One of our indications is a disorder with skin symptoms as well, for which I have been told by dermatologists that when they first administered Humira, they thought it was a miracle. Thus, the improvement is so significant that even the doctors had a hard time believing it. This is the biggest change.

Clearly a lot of knowledge you also bring to the medical community. Are these relations something that comes natural for Abbott?

It is probably similar for most innovative players in the market. They indeed do not only bring the products, but also the knowledge and the opportunity for the medical community to develop itself. This is particularly true for the specialty products, where development occurs fast. We are active in nurturing such relations.

Without the presence of innovative companies in Hungary, there would not have been any post-graduate education of physicians –and sometimes medical staff as well- for the last 20 years. This may be similar to other countries in this region, where doctors and healthcare workers are underpaid and cannot afford to remain updated with the latest knowledge and developments. Without us innovators, the quality of care would not have been the same.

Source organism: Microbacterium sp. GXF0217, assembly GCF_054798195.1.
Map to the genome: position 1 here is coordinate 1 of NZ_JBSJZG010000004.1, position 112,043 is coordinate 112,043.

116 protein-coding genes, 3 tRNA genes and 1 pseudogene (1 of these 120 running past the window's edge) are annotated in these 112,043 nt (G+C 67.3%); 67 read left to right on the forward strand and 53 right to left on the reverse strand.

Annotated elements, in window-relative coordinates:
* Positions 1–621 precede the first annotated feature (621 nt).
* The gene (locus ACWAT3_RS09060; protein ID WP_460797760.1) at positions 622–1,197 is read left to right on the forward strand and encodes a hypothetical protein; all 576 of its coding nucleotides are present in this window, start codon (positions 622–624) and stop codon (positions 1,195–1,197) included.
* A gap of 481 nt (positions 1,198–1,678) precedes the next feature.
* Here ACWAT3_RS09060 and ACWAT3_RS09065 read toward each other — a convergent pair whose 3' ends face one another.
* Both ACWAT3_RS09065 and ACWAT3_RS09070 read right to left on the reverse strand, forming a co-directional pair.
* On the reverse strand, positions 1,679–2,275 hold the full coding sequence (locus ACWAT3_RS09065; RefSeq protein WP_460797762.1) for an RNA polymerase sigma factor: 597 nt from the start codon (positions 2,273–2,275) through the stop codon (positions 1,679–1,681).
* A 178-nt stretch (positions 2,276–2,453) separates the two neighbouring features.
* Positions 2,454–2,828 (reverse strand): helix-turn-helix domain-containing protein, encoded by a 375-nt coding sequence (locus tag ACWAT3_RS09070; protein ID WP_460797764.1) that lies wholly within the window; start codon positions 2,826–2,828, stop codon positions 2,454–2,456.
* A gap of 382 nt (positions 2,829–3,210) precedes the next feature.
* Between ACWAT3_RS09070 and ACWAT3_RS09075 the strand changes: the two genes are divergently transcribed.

It may become easier to attract medical practitioners to the private sector then. Do you see this as an opportunity for Abbott?

This was probably not an opportunity, but rather obvious for us. In reality, even the sales representatives were required to be either physicians or pharmacists. The fact that it was relatively easy to attract physicians may be good for the industry, but is not a long-term advantage for the health care system in Hungary. A good balance is beneficial here.

Further education can also be provided by conducting clinical trials in the country. Is this an opportunity you have been able to tap into in Hungary?